A Chinese Torture Chamber Story 2: The first Chinese Torture Chamber Story was about the best possible movie one could make from the material: a sick-minded industrial strength black comedy that aimed for the gross-out and didn't take itself too seriously. This unrelated followup shows that the people who made it missed the point of the first; what we have is a sequel that keeps the grotesquerie but for some reason appears to have been made in all earnestness on a budget of seventeen bucks. Roughly half the film is over before we get any torture, and when it finally shows up in an ever-nastier series of setpieces, it's displayed dispassionately, like everyone on set knew they were making a cash-in sequel and thus decided not to invest any of the trash-fueled energy that made the first film memorable. (No exploding penises, in other words.) I probably think I hate this film more than I actually do -- my aggravation was increased by my recognition of it being the kind of thing I should like were it not so incompetent and lackadaisical. Still, fuck this film. Grade: D

Violence at Noon (1966): I don't feel qualified to talk much about this disorienting film after one viewing, especially a VHS viewing. It's obviously an incredible achievement, and it's even more obviously an elusive one that I haven't quite absorbed. A big-screen viewing would probably help, considering how much information there is to take in, but I'm going to miss its sole screening at the New York Film Festival's Oshima retrospective sidebar. So I'll just say for now that I liked it and hope to encounter it again in the future. Grade: B (a placeholder grade if there ever was one)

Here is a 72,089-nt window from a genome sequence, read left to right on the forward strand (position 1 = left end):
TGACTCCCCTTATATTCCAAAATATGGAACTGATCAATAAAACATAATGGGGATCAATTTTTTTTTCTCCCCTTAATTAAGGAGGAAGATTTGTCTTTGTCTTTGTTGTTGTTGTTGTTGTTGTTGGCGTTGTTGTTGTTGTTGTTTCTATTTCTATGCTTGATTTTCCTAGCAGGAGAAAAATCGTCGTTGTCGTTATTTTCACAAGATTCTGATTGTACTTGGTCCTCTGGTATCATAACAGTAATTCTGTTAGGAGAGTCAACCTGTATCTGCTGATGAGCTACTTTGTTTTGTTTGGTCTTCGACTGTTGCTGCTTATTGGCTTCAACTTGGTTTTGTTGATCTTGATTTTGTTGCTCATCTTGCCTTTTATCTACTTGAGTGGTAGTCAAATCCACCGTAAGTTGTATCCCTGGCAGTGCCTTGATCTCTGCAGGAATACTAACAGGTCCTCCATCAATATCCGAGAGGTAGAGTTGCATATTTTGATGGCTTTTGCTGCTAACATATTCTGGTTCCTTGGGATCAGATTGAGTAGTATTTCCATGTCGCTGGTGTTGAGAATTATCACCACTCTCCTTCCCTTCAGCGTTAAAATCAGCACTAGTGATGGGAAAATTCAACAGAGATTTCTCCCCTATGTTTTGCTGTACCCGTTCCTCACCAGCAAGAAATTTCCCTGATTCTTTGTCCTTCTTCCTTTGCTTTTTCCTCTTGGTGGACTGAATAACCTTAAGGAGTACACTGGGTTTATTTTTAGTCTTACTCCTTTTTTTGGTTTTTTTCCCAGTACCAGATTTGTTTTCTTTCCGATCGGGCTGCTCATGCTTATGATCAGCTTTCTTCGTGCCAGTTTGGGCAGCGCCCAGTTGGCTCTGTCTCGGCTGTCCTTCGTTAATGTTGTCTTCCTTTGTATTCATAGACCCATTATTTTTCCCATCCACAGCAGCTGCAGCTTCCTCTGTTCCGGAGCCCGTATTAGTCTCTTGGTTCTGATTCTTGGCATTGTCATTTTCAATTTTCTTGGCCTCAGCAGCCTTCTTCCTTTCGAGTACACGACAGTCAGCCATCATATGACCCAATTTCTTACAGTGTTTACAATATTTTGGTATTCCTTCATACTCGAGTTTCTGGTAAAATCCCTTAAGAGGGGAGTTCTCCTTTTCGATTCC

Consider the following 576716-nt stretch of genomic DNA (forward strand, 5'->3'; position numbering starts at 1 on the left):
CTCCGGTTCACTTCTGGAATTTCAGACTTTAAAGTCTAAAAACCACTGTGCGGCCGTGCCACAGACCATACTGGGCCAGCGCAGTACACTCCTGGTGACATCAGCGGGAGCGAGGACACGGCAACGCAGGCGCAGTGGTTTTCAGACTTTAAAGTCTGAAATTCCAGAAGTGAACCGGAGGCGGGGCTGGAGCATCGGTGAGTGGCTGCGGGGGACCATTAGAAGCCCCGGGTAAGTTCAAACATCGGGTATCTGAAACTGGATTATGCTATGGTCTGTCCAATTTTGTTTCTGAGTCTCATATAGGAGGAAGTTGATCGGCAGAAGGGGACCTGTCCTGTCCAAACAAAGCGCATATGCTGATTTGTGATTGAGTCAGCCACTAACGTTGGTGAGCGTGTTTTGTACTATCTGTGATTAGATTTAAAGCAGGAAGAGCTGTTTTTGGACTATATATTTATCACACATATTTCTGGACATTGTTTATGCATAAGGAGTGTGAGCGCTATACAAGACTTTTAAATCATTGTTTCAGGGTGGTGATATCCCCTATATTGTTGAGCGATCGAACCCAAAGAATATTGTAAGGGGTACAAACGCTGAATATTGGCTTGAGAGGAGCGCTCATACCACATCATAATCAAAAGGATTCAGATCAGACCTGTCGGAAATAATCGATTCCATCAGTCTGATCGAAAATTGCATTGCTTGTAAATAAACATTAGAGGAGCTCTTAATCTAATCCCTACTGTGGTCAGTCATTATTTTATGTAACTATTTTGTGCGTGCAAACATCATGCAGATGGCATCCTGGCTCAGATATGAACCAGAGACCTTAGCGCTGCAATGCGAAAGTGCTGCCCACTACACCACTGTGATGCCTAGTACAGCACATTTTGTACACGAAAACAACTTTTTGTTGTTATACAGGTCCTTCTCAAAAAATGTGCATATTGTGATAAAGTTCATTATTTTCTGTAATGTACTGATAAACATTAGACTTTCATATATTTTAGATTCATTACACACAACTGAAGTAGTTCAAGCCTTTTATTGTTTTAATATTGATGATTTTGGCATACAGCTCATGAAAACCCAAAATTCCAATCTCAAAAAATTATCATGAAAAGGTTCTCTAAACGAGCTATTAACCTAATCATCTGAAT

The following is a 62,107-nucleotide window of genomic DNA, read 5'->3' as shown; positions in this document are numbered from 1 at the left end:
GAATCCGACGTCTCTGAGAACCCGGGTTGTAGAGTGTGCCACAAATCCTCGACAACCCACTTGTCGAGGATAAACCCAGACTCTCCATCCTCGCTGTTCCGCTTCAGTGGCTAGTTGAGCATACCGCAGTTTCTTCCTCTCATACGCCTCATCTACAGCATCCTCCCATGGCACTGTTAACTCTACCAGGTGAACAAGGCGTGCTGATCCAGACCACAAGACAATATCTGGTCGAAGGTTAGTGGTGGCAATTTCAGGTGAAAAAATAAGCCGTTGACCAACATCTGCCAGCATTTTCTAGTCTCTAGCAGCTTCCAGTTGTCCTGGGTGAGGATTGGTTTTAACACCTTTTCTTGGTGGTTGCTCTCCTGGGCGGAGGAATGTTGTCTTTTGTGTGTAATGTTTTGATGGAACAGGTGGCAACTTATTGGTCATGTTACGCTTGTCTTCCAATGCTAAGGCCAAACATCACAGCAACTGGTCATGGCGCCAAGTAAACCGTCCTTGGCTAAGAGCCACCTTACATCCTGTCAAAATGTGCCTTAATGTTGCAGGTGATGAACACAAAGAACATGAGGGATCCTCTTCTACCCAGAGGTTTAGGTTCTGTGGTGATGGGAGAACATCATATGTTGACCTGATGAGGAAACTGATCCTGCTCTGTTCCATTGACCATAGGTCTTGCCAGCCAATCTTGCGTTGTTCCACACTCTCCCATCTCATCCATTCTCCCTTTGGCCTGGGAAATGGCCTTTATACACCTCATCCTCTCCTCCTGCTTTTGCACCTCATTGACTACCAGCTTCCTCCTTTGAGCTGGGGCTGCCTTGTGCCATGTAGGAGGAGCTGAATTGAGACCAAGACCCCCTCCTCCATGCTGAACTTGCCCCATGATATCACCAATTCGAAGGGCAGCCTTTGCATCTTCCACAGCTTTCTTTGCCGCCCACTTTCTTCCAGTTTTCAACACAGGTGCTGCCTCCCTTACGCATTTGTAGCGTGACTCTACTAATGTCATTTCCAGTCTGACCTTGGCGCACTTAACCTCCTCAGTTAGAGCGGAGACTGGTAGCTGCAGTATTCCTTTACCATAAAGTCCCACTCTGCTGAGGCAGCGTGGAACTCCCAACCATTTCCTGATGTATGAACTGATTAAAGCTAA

Wednesday, September 17, 2008

Week of August 18th:

Death Race 2000 (1975): Darkly funny rotgut satire masquerading as just another Corman-branded drive-in smash-em-up. The media-violence-as-pacifier isn't exactly new ground, but director Paul Bartel nails the balance between violence and commentary better than most, so that the film appears more trenchant than it probably is. What came as a genuine surprise to me was the post-script, which says in five minutes what it took Massacre at Central High half a film to say. Makes excellent use of Corman's notorious tight-fistedness -- the sparse, ramshackle art direction, everything pasted together as best as possible, truly gets across the premise of an America dancing on the edge of bankruptcy -- and though legend has it that Bartel intensely disliked directing car-chase films, you wouldn't know it from his sharp, economical eye. Plus it's entertaining as fuck. David Carradine, I'm starting to think, is not a person but a government experiment to isolate cool and give it human form. Grade: B+